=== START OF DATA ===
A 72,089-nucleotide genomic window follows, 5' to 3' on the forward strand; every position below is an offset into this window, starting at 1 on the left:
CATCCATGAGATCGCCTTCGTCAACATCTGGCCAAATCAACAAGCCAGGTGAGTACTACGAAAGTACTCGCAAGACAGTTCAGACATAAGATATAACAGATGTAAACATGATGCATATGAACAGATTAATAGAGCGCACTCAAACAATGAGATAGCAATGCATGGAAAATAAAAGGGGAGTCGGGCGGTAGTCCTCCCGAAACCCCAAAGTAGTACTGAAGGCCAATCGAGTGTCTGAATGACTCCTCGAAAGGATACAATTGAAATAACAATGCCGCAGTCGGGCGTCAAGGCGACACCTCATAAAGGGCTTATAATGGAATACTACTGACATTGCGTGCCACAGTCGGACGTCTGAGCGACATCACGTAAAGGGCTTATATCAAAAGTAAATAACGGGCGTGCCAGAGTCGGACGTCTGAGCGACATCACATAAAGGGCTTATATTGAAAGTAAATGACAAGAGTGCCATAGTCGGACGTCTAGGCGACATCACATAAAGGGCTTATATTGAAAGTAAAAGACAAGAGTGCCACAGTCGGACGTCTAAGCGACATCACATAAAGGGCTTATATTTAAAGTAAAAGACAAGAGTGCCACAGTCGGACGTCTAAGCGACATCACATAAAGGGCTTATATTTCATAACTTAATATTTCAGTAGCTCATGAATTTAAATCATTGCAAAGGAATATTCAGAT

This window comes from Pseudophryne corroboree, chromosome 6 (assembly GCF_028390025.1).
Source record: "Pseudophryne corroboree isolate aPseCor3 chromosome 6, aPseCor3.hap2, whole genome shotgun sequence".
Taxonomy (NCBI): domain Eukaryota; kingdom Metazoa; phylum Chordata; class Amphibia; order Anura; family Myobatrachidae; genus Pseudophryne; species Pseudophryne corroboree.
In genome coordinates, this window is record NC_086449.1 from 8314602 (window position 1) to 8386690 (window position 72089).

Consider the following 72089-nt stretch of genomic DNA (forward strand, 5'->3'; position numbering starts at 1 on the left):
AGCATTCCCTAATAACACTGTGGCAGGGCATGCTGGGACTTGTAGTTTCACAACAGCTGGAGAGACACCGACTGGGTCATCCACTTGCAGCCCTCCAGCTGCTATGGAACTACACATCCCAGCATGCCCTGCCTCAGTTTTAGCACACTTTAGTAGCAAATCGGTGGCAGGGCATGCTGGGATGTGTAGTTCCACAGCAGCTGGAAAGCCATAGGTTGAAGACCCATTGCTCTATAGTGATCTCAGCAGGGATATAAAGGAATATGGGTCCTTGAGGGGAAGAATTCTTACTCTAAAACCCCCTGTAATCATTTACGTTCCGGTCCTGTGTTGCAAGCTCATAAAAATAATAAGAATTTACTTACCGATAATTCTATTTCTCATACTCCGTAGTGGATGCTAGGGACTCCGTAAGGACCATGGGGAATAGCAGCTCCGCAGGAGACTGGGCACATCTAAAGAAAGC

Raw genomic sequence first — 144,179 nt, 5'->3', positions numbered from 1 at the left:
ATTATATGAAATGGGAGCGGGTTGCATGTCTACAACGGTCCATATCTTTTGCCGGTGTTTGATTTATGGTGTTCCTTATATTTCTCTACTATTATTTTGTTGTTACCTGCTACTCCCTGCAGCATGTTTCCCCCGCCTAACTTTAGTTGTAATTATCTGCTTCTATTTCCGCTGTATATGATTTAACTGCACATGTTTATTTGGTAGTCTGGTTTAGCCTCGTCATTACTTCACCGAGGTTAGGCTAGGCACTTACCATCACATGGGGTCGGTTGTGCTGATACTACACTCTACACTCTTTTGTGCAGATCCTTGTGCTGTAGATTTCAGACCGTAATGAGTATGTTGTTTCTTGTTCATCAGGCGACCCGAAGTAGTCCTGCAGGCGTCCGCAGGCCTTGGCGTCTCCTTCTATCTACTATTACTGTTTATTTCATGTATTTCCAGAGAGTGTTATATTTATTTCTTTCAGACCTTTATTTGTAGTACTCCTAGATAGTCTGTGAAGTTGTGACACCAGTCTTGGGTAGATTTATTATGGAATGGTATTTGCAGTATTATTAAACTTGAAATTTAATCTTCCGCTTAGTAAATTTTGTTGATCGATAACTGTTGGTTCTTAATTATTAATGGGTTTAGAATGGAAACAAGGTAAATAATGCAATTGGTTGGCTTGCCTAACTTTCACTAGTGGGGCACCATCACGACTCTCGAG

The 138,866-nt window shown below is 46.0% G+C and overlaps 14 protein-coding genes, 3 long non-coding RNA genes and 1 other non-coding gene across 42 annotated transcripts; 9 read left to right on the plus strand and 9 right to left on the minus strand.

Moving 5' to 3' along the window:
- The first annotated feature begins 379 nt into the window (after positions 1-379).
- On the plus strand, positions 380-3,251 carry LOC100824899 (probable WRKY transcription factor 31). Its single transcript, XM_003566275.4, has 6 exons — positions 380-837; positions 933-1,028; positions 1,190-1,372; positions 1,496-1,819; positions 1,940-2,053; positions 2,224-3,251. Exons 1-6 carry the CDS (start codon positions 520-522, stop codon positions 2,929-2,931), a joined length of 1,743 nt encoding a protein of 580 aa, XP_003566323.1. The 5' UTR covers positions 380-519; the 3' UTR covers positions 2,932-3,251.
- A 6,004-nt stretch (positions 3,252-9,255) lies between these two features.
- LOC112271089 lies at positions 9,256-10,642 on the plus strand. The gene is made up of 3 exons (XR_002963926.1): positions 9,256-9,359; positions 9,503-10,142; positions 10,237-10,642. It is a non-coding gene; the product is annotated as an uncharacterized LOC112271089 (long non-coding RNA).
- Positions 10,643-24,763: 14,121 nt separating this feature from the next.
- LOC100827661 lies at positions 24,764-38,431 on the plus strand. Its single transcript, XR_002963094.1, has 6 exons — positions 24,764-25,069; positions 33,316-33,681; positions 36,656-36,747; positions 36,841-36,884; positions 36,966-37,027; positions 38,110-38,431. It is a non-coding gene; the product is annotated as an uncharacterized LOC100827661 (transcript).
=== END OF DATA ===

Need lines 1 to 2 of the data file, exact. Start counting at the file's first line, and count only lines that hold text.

A 72,089-nucleotide genomic window follows, 5' to 3' on the forward strand; every position below is an offset into this window, starting at 1 on the left:
CATCCATGAGATCGCCTTCGTCAACATCTGGCCAAATCAACAAGCCAGGTGAGTACTACGAAAGTACTCGCAAGACAGTTCAGACATAAGATATAACAGATGTAAACATGATGCATATGAACAGATTAATAGAGCGCACTCAAACAATGAGATAGCAATGCATGGAAAATAAAAGGGGAGTCGGGCGGTAGTCCTCCCGAAACCCCAAAGTAGTACTGAAGGCCAATCGAGTGTCTGAATGACTCCTCGAAAGGATACAATTGAAATAACAATGCCGCAGTCGGGCGTCAAGGCGACACCTCATAAAGGGCTTATAATGGAATACTACTGACATTGCGTGCCACAGTCGGACGTCTGAGCGACATCACGTAAAGGGCTTATATCAAAAGTAAATAACGGGCGTGCCAGAGTCGGACGTCTGAGCGACATCACATAAAGGGCTTATATTGAAAGTAAATGACAAGAGTGCCATAGTCGGACGTCTAGGCGACATCACATAAAGGGCTTATATTGAAAGTAAAAGACAAGAGTGCCACAGTCGGACGTCTAAGCGACATCACATAAAGGGCTTATATTTAAAGTAAAAGACAAGAGTGCCACAGTCGGACGTCTAAGCGACATCACATAAAGGGCTTATATTTCATAACTTAATATTTCAGTAGCTCATGAATTTAAATCATTGCAAAGGAATATTCAGAT